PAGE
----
Is Everything in a Bubble? 4 Reasons Gold Isn’t
Looking at prices throughout the economy, you could be forgiven for thinking that everything is in a bubble. In fact, commentary on the “everything bubble” has existed for years. But it’s only in the last year or so that the massive rise in prices has become apparent to more and more Americans.
Because of the massive stimulus packages passed by Congress, more money has entered the financial system over the past year than at any other time in history. The national debt has exploded, the Fed’s balance sheet has nearly doubled, and the money supply has increased exponentially. The result has been higher prices throughout the economy.
From food to cars to houses, you can see prices rise by the month, or in some areas even by the week. For those looking to get a foothold into saving and investing, it doesn’t look promising. Nor does it look good for those on fixed incomes, whose purchasing power will be eroded as the prices of the goods and services they need continue to increase.
The existence of the everything bubble has pushed prices up for most things, but it has also led some people to posit erroneously that “everything” really is in a bubble. That includes traditional safe haven assets such as gold. Certainly gold has benefited from the everything bubble, but the yellow metal itself isn’t in a bubble, and here are four reasons why.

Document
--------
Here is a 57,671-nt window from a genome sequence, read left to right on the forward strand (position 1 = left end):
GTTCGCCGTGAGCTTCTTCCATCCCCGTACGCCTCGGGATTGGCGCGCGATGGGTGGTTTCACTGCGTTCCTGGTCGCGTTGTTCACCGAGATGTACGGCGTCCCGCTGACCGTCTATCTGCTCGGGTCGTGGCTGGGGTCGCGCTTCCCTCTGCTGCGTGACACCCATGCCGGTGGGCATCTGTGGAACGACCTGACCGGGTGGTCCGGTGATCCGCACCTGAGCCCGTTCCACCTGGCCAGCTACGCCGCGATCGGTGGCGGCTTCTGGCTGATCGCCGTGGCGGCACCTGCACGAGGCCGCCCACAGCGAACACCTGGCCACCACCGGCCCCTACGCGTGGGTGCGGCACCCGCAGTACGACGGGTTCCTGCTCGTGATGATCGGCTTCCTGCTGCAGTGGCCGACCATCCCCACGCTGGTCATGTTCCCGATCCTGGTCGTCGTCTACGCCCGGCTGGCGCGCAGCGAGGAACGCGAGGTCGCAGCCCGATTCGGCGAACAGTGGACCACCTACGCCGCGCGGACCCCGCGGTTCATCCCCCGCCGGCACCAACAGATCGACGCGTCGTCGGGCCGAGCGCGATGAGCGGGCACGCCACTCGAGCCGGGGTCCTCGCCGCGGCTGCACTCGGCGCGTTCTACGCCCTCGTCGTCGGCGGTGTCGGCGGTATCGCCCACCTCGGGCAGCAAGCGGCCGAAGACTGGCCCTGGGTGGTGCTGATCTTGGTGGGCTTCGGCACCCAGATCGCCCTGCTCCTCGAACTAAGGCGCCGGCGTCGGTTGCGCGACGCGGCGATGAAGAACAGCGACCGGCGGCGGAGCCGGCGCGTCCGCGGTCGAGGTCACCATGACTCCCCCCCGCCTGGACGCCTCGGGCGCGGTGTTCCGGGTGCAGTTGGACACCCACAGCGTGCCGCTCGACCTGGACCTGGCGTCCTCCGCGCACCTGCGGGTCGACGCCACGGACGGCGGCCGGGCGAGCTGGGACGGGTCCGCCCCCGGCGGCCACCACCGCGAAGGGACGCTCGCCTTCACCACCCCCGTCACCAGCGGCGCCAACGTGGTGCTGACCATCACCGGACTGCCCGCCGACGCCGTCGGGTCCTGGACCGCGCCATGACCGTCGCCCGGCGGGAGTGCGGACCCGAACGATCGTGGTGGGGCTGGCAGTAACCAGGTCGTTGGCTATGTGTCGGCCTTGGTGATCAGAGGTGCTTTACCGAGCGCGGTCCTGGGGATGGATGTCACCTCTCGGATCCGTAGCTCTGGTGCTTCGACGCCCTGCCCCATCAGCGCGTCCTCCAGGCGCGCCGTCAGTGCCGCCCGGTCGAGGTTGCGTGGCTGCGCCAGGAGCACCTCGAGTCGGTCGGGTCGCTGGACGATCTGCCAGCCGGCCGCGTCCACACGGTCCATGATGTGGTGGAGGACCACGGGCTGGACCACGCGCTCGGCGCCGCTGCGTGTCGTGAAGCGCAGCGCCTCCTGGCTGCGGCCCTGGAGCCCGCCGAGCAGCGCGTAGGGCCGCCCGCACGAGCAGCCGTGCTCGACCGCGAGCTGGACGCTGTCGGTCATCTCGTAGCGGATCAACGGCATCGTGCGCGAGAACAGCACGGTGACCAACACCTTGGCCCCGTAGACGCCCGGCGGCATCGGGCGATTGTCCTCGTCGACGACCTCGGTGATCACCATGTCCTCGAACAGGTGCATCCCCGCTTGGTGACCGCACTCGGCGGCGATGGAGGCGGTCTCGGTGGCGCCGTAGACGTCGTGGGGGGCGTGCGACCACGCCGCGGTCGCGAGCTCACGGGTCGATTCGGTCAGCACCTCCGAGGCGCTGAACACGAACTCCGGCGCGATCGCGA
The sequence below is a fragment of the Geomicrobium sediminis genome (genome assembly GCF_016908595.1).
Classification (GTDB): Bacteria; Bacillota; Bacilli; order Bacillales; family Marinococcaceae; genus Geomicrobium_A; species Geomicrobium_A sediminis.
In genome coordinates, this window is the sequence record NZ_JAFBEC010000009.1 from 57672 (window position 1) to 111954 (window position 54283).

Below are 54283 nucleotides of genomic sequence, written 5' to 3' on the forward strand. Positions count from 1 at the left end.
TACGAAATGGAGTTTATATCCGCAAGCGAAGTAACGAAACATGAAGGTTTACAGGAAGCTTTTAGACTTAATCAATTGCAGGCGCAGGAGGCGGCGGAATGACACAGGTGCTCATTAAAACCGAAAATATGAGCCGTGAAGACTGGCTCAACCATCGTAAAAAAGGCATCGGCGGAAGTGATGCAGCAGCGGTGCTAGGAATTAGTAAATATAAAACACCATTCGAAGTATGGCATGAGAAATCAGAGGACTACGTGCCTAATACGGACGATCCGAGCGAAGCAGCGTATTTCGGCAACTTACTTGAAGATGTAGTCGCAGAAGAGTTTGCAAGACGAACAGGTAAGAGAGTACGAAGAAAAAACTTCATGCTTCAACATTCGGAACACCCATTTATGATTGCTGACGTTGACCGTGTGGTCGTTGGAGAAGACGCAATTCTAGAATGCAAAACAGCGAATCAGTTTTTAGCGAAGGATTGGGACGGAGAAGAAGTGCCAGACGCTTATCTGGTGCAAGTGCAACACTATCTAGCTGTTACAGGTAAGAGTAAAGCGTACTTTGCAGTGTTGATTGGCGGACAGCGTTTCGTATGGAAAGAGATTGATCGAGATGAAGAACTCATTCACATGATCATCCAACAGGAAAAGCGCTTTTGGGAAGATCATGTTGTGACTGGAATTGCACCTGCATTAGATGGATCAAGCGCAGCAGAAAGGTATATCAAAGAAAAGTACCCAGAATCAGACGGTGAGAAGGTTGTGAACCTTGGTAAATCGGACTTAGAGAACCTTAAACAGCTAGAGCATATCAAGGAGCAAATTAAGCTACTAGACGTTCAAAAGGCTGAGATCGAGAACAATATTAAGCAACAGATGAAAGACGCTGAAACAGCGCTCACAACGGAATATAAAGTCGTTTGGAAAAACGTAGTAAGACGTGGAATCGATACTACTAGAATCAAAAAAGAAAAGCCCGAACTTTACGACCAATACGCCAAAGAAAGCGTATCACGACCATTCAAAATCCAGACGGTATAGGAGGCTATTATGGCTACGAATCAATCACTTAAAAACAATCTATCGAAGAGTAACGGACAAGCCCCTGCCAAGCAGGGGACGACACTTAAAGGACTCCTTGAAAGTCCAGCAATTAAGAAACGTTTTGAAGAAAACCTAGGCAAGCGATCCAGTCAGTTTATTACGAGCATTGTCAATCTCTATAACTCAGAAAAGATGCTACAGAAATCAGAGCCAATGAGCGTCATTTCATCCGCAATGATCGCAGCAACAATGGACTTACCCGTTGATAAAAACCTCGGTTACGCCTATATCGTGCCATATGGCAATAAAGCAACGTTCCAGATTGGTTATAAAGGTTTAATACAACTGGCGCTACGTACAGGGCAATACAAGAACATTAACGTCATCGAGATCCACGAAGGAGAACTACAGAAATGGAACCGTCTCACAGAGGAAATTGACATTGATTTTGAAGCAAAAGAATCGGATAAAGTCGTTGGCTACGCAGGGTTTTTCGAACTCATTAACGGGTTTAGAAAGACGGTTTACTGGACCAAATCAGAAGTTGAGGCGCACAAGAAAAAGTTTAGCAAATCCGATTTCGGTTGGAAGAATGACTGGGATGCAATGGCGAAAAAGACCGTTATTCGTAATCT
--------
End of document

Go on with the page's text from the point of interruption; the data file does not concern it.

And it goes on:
1. Gold’s Track Record
Having been used as a monetary metal for thousands of years, there’s hardly an asset out there that has the track record of gold. And when it comes to maintaining its value over time, there’s hardly anything out there that can match gold. Just look at the US dollar, which has lost 85% of its value since 1971 according to the government’s official inflation statistics, whereas an ounce of gold buys just as much or more as it did back then.
That stability over time is what makes gold so attractive to so many investors. Putting money in the bank is a guaranteed money loser, since inflation will sap the value of your dollars. But gold protects and defends against inflation, all while staying more stable than volatile financial assets such as stocks.
2. Gold Performs Well During a Weak Economy
Gold particularly has a reputation for performing well during times when the economy is weak or struggling. During the 1970s, for instance, when stagflation pervaded the US, gold’s average annualized gains over the decade were over 30%. And during the aftermath of the 2008 financial crisis, gold nearly tripled in price.
Many analysts believe that gold will continue to demonstrate that same type of performance during the next major crisis, and there’s no reason to think that it won’t perform. After all, gold gained 25% in 2020 as a result of the lockdown-induced recession. And if it did that well in 2020, just imagine how well it could perform in the future during a much longer recession and recovery period.
3. Higher Inflation